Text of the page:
How much more can digital contribute to the financial services industry going forward?
For Discovery it is mainly about the product set and customer experience. This will expand into adjacencies in coming years, moving into areas like commercial and business banking. 
If you think about chapter headings for areas to be focused on going forward, they would be: 
• The behavioral model – using the Vitality Money program to incentivize behaviors and the ability to coach clients through AI and hyper personalize their experience
• Looking at the client base as a family unit rather than individuals - blurring the boundaries between individual and family
• Financial advisory and Financial Advisors assisting clients more holistically – banks have encroached into the FA and wealth management space but at the top-end of the market we are seeing the opposite where FAs are looking more holistically at the individuals and banking would be a part of that
• Forex propositions - clients are global citizens and their bank needs to reflect that (a cheap and simple Forex proposition is needed in the South African market) 
What are the key threats to digital going forward and how prepared are you to manage them?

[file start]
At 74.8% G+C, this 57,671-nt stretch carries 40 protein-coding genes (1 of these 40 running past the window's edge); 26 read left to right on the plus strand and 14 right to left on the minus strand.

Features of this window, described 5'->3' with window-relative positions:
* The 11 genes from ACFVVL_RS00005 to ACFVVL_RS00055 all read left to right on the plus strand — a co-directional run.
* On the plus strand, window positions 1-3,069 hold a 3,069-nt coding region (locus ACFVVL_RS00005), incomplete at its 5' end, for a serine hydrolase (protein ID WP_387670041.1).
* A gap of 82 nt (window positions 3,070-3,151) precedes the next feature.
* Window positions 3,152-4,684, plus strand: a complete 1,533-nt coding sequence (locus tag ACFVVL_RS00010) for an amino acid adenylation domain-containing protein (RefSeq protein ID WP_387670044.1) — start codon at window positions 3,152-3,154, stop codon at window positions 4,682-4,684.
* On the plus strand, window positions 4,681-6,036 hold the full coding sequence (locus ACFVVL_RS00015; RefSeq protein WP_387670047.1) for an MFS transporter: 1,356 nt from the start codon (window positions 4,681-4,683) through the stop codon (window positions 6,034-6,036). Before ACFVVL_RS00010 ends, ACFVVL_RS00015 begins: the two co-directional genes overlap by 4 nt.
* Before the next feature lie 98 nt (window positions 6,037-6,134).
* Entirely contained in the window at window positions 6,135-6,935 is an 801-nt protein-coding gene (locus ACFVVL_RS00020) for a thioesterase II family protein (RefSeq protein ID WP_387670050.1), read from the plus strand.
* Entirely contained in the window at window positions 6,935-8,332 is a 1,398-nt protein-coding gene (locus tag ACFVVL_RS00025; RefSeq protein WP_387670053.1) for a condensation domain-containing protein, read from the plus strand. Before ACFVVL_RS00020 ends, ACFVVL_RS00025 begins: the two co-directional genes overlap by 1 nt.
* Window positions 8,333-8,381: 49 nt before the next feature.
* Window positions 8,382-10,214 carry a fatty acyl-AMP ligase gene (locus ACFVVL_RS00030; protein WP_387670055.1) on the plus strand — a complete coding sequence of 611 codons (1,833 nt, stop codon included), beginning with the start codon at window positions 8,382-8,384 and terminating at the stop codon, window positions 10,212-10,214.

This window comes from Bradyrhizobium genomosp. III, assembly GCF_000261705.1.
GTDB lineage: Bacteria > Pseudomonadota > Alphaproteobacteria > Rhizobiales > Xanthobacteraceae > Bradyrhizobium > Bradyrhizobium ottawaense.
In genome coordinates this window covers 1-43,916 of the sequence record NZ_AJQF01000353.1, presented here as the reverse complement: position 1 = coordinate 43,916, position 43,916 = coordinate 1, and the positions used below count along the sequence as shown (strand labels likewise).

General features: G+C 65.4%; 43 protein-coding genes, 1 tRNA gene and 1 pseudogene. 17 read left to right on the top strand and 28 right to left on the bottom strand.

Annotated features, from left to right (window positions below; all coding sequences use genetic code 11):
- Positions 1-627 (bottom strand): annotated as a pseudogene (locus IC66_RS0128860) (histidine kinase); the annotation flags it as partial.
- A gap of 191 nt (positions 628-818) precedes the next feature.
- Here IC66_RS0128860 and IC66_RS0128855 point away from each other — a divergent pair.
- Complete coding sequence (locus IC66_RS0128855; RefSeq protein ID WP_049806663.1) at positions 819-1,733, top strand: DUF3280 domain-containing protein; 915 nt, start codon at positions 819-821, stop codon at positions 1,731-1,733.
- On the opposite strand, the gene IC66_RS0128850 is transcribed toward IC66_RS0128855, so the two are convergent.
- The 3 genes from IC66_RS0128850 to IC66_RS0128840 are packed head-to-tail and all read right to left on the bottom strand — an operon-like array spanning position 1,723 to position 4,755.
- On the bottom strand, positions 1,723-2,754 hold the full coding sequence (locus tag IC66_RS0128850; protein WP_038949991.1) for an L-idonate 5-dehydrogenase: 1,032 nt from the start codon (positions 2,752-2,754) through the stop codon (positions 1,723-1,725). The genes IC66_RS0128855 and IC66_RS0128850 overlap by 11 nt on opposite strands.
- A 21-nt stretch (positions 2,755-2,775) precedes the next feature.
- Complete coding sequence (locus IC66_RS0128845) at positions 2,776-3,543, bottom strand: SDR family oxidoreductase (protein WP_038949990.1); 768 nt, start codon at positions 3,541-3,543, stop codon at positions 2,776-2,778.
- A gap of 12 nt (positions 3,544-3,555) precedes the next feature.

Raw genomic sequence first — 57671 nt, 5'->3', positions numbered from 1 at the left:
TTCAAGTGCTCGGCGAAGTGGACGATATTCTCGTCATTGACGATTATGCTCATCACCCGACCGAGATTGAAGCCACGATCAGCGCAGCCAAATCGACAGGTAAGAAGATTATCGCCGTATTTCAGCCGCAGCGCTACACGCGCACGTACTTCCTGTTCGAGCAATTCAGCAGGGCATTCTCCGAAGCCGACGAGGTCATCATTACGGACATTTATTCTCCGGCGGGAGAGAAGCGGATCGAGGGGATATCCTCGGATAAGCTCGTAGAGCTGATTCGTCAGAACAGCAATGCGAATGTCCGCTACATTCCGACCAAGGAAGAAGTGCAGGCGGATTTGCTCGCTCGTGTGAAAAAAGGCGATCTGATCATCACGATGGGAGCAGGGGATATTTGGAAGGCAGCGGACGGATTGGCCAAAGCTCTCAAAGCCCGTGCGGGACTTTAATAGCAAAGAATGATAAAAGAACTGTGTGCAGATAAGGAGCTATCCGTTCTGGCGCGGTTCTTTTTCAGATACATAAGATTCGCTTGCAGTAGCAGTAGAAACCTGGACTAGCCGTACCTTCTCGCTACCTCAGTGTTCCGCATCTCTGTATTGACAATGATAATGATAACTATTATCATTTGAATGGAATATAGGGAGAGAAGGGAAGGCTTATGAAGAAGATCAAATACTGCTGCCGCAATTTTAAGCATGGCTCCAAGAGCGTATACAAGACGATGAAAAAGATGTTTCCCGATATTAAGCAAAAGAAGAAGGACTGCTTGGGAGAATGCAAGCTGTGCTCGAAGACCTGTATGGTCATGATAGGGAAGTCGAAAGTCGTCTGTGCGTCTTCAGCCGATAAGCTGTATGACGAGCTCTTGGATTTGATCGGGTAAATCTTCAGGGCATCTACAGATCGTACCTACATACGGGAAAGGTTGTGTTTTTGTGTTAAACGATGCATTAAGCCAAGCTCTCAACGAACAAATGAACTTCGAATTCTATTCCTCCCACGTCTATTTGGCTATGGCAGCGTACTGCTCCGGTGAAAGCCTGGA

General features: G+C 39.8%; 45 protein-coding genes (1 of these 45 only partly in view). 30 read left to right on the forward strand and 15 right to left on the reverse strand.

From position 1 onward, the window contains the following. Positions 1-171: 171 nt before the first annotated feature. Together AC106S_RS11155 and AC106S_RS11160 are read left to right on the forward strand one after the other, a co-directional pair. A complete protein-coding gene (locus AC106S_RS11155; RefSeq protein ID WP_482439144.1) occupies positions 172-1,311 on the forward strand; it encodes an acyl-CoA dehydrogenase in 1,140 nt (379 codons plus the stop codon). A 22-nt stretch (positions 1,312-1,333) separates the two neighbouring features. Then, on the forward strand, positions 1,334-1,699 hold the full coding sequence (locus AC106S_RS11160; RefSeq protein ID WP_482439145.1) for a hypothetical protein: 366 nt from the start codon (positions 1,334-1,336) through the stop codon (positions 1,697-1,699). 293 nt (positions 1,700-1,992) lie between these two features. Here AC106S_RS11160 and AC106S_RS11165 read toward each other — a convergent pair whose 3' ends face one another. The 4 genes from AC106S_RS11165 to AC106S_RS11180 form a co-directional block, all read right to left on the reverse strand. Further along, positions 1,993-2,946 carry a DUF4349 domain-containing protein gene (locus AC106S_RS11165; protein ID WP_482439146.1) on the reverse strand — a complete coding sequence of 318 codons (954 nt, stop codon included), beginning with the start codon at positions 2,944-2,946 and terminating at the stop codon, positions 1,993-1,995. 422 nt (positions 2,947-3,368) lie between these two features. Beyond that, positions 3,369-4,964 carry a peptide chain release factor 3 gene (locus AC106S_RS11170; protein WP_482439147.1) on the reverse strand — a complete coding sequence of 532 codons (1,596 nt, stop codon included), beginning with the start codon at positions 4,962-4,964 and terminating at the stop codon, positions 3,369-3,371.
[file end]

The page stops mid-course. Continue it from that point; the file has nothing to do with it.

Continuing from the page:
In a digital environment, cyber security and cyber risk are probably the biggest risks. The pandemic showed that we can withstand real shocks to the system but cyber remains the biggest long-term risk. With cyber it is the trust of your clients which is at risk, and the trust of the organization and the entire digital banking system.
What are the enablers (more broadly and outside of Discovery’s control) that need to be implemented to push the digital agenda in South Africa?
One major regulatory change that is needed is Open Banking. There’s still a lot of friction in the system for clients that want to switch or shift their banking needs. The regulatory environment is quite enabling in South Africa. The biggest inhibitors are the incumbency in SA legacy systems and processes that would require financial/economic investment and massive organizational change.
Access to expertise is an inhibitor that needs to be alleviated. We definitely have a shortage of resources in SA. Having said that, we have learned in the last year that you can access global resources quite easily and so this will hopefully change quite quickly.
From a competitive perspective who do you view as the most competitive now and in coming years?
In the short-term, existing banks with strong client bases and brands remain very competitive. In the long-term however the competitor landscape will extend to non-traditional players such fintechs and other technology players as they enter FS. Regulatory changes are likely to make the environment more competitive, which is an exciting prospect. 

Want to know more about digital transformation in South Africa? Download your free copy of Efma-Oliver Wyman paper Digitizing financial services in South Africa